November 8 1998 / The Sunday Times
When Sebastian Faulks, in the late 1980s, began telling friends that he planned to write a novel about the first world war, many were incredulous.
Who wants to read about that, they seemed to say. Or, as one colleague bluntly put it, when Faulks mentioned that he was accompanying veterans on a trip to the battlefields of the western front: “I couldn’t think of anything more boring.”
The motivation for the writer Geoff Dyer, who began work, in 1992, on The Missing of the Somme, his study of mourning and memory, was the anxiety that such indifference would mean that, once the last of the Great War veterans died, their lives would be forgotten and their memory would “fade with the generation after mine”. Dyer would agree that the struggle for historic truth is the struggle of memory against forgetting, and he wrote of how, almost from the moment it began, the Great War was overlaid by memory, the truth of what actually happened obscured by a literary cult of doomed youth.
Dyer ought not to have worried unduly: now, as we prepare for the 80th anniversary of the armistice of November 11 1918, writing about the first world war has assumed the exaggerated dimension of a publishing “boom”. Far from being forgotten, the Great War, it seems, is in the process of being over-remembered, our response to it overdetermined by revisionism, nostalgia and commercial opportunism. Among new books offering “definitive” readings of the events of 1914-18 are, To the Last Man: Spring 1918 (Viking), Lyn Macdonald’s account of the final, failed German assault on the western front; John Keegan’s First World War (Hutchinson), a magisterial military history drawing historical parallels with other great conflicts; and Niall Ferguson’s revisionist The Pity of War, in which he suggests that the war was “nothing less than the greatest error of modern history” and that the actual “victors” were not the allies but the central powers. There are, too, countless minor works, including Christopher Moore’s slight travelogue, Trench Fever (Little, Brown), in which he ploddingly follows in the footsteps of his grandfather, an infantryman in the Leicestershire Regiment; Vera Brittain’s Letters From a Lost Generation (Little, Brown); the Virago Book of Women and the Great War, and The Oxford Illustrated History of the First World War.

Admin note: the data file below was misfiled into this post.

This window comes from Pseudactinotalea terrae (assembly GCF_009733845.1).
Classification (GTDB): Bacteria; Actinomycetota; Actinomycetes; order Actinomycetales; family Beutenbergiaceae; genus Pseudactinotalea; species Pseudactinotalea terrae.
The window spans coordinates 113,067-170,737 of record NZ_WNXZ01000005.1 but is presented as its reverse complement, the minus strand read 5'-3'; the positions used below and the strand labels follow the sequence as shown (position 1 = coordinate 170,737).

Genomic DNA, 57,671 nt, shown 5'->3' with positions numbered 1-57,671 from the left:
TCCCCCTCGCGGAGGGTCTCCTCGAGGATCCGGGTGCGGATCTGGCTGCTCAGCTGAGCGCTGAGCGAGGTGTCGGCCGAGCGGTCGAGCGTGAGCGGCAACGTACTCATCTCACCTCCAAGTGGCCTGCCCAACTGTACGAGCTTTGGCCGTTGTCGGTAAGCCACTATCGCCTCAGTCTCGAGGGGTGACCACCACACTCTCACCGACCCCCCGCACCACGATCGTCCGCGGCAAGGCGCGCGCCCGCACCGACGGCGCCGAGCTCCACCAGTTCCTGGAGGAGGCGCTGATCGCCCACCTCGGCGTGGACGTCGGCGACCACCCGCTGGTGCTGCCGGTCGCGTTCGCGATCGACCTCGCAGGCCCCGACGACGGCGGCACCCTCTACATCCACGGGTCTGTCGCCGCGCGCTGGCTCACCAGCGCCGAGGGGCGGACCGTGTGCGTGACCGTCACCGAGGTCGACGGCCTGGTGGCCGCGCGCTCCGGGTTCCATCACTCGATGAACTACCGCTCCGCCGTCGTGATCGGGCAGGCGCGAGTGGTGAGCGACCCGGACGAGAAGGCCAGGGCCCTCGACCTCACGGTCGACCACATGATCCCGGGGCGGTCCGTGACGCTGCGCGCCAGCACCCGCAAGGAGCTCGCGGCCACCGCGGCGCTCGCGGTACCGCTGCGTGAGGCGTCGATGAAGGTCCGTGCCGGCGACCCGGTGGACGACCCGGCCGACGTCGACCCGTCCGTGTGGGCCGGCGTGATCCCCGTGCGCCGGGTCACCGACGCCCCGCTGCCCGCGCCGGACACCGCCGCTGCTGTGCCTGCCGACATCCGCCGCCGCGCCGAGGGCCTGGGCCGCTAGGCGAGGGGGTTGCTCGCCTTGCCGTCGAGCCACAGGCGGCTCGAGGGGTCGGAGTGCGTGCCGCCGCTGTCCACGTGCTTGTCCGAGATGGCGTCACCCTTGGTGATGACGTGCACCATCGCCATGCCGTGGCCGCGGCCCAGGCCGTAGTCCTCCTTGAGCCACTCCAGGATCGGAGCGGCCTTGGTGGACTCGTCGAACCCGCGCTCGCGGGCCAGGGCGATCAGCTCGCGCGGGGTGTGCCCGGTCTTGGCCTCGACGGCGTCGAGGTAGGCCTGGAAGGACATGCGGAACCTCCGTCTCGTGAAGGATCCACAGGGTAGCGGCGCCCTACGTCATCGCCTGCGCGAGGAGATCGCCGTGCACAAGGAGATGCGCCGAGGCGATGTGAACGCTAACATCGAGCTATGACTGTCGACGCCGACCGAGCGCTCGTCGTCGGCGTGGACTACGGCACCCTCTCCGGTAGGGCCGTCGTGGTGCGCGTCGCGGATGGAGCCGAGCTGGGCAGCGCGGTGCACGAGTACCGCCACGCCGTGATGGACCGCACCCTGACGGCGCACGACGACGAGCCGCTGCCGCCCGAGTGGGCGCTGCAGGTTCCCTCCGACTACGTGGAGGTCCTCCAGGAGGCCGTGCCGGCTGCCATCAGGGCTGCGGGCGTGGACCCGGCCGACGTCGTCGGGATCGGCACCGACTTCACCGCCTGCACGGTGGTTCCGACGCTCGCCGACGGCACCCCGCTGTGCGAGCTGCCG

Novelists, too, are increasingly preoccupied by the events of 1914 to 1918. There is, most recently, Faulks’s million-selling Birdsong (1993), with its vivid description of trench warfare; In Desolate Heaven, Robert Edric’s study of shell shock; and Pat Barker’s Booker-winning Regeneration trilogy, in which she not so much follows the combatants into the trenches of the Somme and Passchendaele as, through the central character of W H R Rivers, a medical psychiatrist, attempts an imaginative reconstruction of the psychological aftershock of 1918, drawing onthe actual experience of figures such as Wilfred Owen and Siegfried Sassoon.
What we are witnessing here is something more than a literary fad -it is nothing less than what Stephen Wraysford, the young narrator of Birdsong, calls the “long perspective of forgiveness”, a process through which the past is reclaimed by later generations and the act of remembering becomes as important as what is being remembered. And the 80th anniversary of the armistice is the last significant anniversary in which anyone with direct experience of the Great War will play any part.
There is a problem, however. The first world war is a peculiarly, perhaps uniquely, literary war. The poems of Rupert Brooke, Owen, Sassoon, Edmund Blunden and others are among the first most of us ever read as schoolchildren. The power of these moving, often homoerotic poems, written by an educated, sophisticated young men steeped in the classics and from a largely upper-middle-class background, means that the experience of hundreds of thousands of ordinary soldiers, most of whom rose from impoverished backgrounds without the miraculous gift of literary language and left behind no poems or diaries, has passed unacknowledged. As a result, these poems have helped to frame a popular conception of the Great War as one continuous, remorseless exhibition of atrocity: the Battle of the Somme amplified over four long, desolate years. The popular view of those who took part, too, is of innocent martyrs, young men with “froth-corrupted lungs” led to their slaughter by a blimpish military elite.